DURHAM, N.C. -- The first sensory map of the fly equivalent of a tongue suggests that insects have discriminating taste -- perhaps trumping that of mammals in the ability to differentiate among bitter flavors. The findings could ultimately prove useful in the development of improved pest repellants, said the Duke University Medical Center researchers.
According to the team's analysis, specialized cells in the fruit fly's primary taste organ, the labellum -- a structure on the fly's head that looks like a pair of lips covered in bristles -- respond to either sweet or bitter flavors, much like cells of the human tongue. However, while earlier work suggested mammalian bitter tasting cells are all alike, the Duke researchers found that different sets of bitter-sensitive nerve cells on the fly "tongue" bear distinct combinations of taste receptors, the Duke team found. Receptors are the protein switches that trigger the nerve cells to send signals to the brain's taste-processing centers in response to particular food items or other chemicals.
The unique coding of the flies' tasting cells raises the possibility that insects can discern among different bitter tastes more precisely than can humans or other mammals, said Hubert Amrein, Ph.D., assistant professor of genetics and lead author of the study. Amrein and his colleagues reported their findings in the June 22, 2004, issue of Current Biology. The work was supported by the National Institutes of Health.
"Our findings suggest that the sensory systems for taste in insects and mammals are set up in a remarkably similar manner, despite the fact that the structure of the taste organs are so different and that the genes involved bear no relationship to one another," Amrein said.
The fly's potentially more discriminating sensitivity to bitter tastes -- generally associated with unpalatable food or toxins -- might allow them to select the best food item among multiple suboptimal choices, Amrein speculates. For example, he said, a fruit fly landing on spoiled apples infected with different bacteria could select those less likely to cause harm when ingested.
In mammals, taste receptors on the tongue can detect five primary flavors: sweet, bitter, sour, salty and umami -- a savory or meaty taste. The sense of taste plays an important role in mammals' decisions about what to eat and what to avoid, and scientists have identified many of the underlying genes and their functions.
In the Drosophila fruit fly, taste receptors are found all over the insect body -- on taste bristles and pegs at the tip of the insect labellum, and in clusters of taste cells in the pharynx. Still other taste sensors are found on the fly's legs and along the margin of the wings. Each tasting bristle or peg contains chemosensory nerve cells bearing receptor proteins that respond to particular compounds.
Geneticists have proposed that many if not most of the tasting abilities in the insect are enabled by receptor proteins coded for by the gustatory receptor (Gr) gene family, consisting of 60 related genes, Amrein said. "But little is known about how insects examine food and decide what to eat," he added.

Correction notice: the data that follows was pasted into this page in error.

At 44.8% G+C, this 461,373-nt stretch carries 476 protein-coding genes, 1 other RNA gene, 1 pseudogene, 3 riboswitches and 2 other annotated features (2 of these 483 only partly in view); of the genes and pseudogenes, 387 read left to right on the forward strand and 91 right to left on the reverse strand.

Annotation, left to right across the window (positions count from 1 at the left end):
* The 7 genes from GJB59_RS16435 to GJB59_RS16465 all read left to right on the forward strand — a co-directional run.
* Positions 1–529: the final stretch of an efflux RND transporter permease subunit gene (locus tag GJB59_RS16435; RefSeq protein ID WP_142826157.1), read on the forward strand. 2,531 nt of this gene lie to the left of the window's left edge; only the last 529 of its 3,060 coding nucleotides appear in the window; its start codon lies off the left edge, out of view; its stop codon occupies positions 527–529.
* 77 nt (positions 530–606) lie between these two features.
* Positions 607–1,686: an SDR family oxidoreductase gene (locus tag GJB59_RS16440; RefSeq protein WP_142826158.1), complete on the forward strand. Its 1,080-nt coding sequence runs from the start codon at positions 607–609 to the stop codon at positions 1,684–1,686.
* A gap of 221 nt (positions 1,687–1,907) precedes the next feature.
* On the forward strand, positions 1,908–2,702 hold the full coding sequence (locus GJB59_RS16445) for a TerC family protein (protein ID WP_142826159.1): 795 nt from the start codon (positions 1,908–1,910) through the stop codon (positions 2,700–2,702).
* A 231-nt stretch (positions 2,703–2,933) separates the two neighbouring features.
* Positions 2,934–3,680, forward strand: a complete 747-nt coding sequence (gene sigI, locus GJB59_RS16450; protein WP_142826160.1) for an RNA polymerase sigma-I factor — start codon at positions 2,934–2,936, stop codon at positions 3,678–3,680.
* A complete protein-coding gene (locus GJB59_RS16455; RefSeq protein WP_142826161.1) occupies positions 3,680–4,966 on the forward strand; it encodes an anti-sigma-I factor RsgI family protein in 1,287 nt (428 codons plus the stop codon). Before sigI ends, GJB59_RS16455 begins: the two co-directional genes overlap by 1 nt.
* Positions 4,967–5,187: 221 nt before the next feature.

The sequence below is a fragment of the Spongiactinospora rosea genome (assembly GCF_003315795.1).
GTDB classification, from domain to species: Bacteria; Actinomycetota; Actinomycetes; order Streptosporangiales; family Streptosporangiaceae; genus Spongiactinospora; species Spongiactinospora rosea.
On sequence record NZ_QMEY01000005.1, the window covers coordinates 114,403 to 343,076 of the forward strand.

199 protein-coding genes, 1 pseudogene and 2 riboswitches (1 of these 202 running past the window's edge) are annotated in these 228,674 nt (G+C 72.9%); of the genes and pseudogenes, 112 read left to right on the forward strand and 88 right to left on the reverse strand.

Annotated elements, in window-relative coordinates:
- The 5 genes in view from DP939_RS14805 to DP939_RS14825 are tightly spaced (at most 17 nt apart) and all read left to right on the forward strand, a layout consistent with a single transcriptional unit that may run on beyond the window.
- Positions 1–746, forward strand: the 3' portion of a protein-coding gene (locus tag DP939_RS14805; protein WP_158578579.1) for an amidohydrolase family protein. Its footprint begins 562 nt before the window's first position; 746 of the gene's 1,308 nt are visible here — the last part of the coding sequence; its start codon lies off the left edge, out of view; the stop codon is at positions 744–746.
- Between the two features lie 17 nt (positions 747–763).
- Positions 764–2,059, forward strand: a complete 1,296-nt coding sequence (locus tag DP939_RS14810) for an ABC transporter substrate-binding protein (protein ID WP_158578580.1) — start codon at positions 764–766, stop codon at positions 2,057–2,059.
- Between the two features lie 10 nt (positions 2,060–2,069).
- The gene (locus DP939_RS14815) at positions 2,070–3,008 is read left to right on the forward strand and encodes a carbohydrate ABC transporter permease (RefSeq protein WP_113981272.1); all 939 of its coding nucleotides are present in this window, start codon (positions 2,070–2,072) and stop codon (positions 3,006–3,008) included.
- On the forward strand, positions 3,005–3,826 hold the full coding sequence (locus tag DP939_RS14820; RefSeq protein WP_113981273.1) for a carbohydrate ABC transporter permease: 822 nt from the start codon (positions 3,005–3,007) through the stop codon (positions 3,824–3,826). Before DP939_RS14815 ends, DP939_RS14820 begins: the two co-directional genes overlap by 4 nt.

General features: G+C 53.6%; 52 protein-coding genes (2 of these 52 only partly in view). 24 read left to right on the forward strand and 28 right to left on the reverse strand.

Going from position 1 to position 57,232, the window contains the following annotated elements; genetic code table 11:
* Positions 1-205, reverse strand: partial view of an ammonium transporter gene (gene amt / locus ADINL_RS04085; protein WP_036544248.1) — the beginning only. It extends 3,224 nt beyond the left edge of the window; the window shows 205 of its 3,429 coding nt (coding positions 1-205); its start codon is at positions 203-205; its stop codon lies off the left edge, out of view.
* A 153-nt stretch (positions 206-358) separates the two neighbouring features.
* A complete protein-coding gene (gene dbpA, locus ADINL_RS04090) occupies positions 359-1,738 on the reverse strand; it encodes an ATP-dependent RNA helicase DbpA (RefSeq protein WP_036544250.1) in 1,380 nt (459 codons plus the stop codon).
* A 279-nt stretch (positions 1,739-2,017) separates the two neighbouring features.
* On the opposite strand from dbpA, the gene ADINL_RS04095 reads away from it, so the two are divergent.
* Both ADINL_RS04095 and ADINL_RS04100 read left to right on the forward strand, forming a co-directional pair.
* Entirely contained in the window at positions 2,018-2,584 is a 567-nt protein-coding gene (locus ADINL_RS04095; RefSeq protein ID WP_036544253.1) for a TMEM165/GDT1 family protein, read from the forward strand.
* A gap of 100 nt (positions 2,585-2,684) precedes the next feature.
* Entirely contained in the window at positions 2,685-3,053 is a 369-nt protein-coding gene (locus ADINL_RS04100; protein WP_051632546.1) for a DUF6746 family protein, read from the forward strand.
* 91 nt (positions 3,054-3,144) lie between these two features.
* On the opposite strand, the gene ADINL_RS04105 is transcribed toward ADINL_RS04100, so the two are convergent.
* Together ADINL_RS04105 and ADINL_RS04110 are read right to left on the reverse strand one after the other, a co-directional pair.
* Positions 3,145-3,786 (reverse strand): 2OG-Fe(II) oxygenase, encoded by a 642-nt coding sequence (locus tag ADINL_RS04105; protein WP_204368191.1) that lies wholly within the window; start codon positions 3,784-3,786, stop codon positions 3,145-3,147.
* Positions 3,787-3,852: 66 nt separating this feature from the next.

The team's earlier research indicated that the receptor produced by one Gr gene detects pheromones important in sexual behavior and mating. A research group at another university also has found that a second receptor senses the sugar trehalose, a metabolic component of yeast and major part of the fruit fly diet.
In the current study, Amrein's team mapped the location on the fly's labellum and body of cells that produce proteins encoded by eight of the Gr genes, including the earlier identified trehalose receptor.
The researchers linked individual taste receptor genes with their functions by disabling specific taste cells and observing the feeding behavior of the resulting mutant flies. For example, flies that lacked taste cells containing the trehalose receptor would largely ignore food containing the trehalose sugar that they would otherwise feast on.
The seven previously undescribed Gr proteins were found to trigger an avoidance response to caffeine, a bitter compound. And consistent with earlier findings, the team linked the trehalose receptor to the flies' normal feeding behavior elicited by that sugar.
The researchers found that the bitter and sweet receptor proteins mapped to distinct classes of neurons, suggesting that separate nerve cells trigger the avoidance and feeding responses, the researchers reported. Neurons bearing the bitter versus sweet taste proteins also connected to different areas of the fly brain.
Furthermore, the team found, the seven identified bitter receptors appear in distinct combinations in different sets of avoidance neurons -- such that some receptors are present on many bitter tasting cells while others appear only in a few. The differences in receptor composition among the bitter-sensing taste cells suggest that the fly might have a unique ability to pick and choose among unpalatable substances having distinct health consequences when ingested, Amrein said. The team will conduct research to further unravel those details and to identify the function of the remaining Gr receptors.
As researchers uncover the key molecular components underlying insects' senses of taste and smell, the findings might be applied to the development of improved insect repellants, Amrein said. For example, compounds that specifically block proteins underlying insects' feeding response or trigger an avoidance response might offer targeted repellants for human and agricultural uses, he added.
Collaborators on the research include Natasha Thorne, Caroline Chromey and Steve Bray, all of Duke.
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